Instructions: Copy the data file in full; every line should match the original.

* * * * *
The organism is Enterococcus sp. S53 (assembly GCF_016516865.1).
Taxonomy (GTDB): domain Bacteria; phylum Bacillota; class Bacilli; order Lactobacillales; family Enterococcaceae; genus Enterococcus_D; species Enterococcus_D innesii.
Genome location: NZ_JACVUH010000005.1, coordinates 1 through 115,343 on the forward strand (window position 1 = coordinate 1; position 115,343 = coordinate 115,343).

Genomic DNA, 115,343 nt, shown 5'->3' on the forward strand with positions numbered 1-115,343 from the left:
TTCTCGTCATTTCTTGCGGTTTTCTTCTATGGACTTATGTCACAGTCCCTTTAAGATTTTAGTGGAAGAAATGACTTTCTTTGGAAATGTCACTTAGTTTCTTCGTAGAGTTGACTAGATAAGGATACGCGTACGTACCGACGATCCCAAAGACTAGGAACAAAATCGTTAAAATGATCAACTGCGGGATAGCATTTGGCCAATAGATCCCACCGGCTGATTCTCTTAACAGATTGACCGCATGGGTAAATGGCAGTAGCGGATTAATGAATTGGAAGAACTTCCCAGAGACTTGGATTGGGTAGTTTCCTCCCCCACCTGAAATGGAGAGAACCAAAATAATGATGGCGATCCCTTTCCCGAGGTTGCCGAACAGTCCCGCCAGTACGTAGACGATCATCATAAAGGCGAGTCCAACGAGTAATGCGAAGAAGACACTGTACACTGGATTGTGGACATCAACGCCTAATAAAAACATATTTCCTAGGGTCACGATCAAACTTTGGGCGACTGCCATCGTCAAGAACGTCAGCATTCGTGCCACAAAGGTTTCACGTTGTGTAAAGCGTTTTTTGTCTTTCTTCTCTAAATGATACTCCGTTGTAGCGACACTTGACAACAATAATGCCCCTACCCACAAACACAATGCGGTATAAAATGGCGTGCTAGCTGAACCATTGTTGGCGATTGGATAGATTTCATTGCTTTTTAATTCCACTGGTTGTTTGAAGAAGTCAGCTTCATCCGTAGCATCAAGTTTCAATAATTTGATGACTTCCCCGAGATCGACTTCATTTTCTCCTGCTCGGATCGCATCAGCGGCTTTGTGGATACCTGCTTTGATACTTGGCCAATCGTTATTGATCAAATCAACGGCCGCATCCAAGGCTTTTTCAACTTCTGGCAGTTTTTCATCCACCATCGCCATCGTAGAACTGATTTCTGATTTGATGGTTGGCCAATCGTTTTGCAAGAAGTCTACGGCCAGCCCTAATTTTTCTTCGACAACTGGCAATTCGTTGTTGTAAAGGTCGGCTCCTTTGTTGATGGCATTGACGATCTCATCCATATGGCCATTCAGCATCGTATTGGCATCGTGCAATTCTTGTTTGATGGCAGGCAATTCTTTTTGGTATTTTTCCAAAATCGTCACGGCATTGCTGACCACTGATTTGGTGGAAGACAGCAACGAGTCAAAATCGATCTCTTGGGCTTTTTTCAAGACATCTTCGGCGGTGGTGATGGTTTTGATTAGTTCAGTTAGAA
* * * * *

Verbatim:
The organism is Enterococcus sp. S53 (assembly GCF_016516865.1).
Taxonomy (GTDB): domain Bacteria; phylum Bacillota; class Bacilli; order Lactobacillales; family Enterococcaceae; genus Enterococcus_D; species Enterococcus_D innesii.
Genome location: NZ_JACVUH010000005.1, coordinates 1 through 115,343 on the forward strand (window position 1 = coordinate 1; position 115,343 = coordinate 115,343).

Genomic DNA, 115,343 nt, shown 5'->3' on the forward strand with positions numbered 1-115,343 from the left:
TTCTCGTCATTTCTTGCGGTTTTCTTCTATGGACTTATGTCACAGTCCCTTTAAGATTTTAGTGGAAGAAATGACTTTCTTTGGAAATGTCACTTAGTTTCTTCGTAGAGTTGACTAGATAAGGATACGCGTACGTACCGACGATCCCAAAGACTAGGAACAAAATCGTTAAAATGATCAACTGCGGGATAGCATTTGGCCAATAGATCCCACCGGCTGATTCTCTTAACAGATTGACCGCATGGGTAAATGGCAGTAGCGGATTAATGAATTGGAAGAACTTCCCAGAGACTTGGATTGGGTAGTTTCCTCCCCCACCTGAAATGGAGAGAACCAAAATAATGATGGCGATCCCTTTCCCGAGGTTGCCGAACAGTCCCGCCAGTACGTAGACGATCATCATAAAGGCGAGTCCAACGAGTAATGCGAAGAAGACACTGTACACTGGATTGTGGACATCAACGCCTAATAAAAACATATTTCCTAGGGTCACGATCAAACTTTGGGCGACTGCCATCGTCAAGAACGTCAGCATTCGTGCCACAAAGGTTTCACGTTGTGTAAAGCGTTTTTTGTCTTTCTTCTCTAAATGATACTCCGTTGTAGCGACACTTGACAACAATAATGCCCCTACCCACAAACACAATGCGGTATAAAATGGCGTGCTAGCTGAACCATTGTTGGCGATTGGATAGATTTCATTGCTTTTTAATTCCACTGGTTGTTTGAAGAAGTCAGCTTCATCCGTAGCATCAAGTTTCAATAATTTGATGACTTCCCCGAGATCGACTTCATTTTCTCCTGCTCGGATCGCATCAGCGGCTTTGTGGATACCTGCTTTGATACTTGGCCAATCGTTATTGATCAAATCAACGGCCGCATCCAAGGCTTTTTCAACTTCTGGCAGTTTTTCATCCACCATCGCCATCGTAGAACTGATTTCTGATTTGATGGTTGGCCAATCGTTTTGCAAGAAGTCTACGGCCAGCCCTAATTTTTCTTCGACAACTGGCAATTCGTTGTTGTAAAGGTCGGCTCCTTTGTTGATGGCATTGACGATCTCATCCATATGGCCATTCAGCATCGTATTGGCATCGTGCAATTCTTGTTTGATGGCAGGCAATTCTTTTTGGTATTTTTCCAAAATCGTCACGGCATTGCTGACCACTGATTTGGTGGAAGACAGCAACGAGTCAAAATCGATCTCTTGGGCTTTTTTCAAGACATCTTCGGCGGTGGTGATGGTTTTGATTAGTTCAGTTAGAA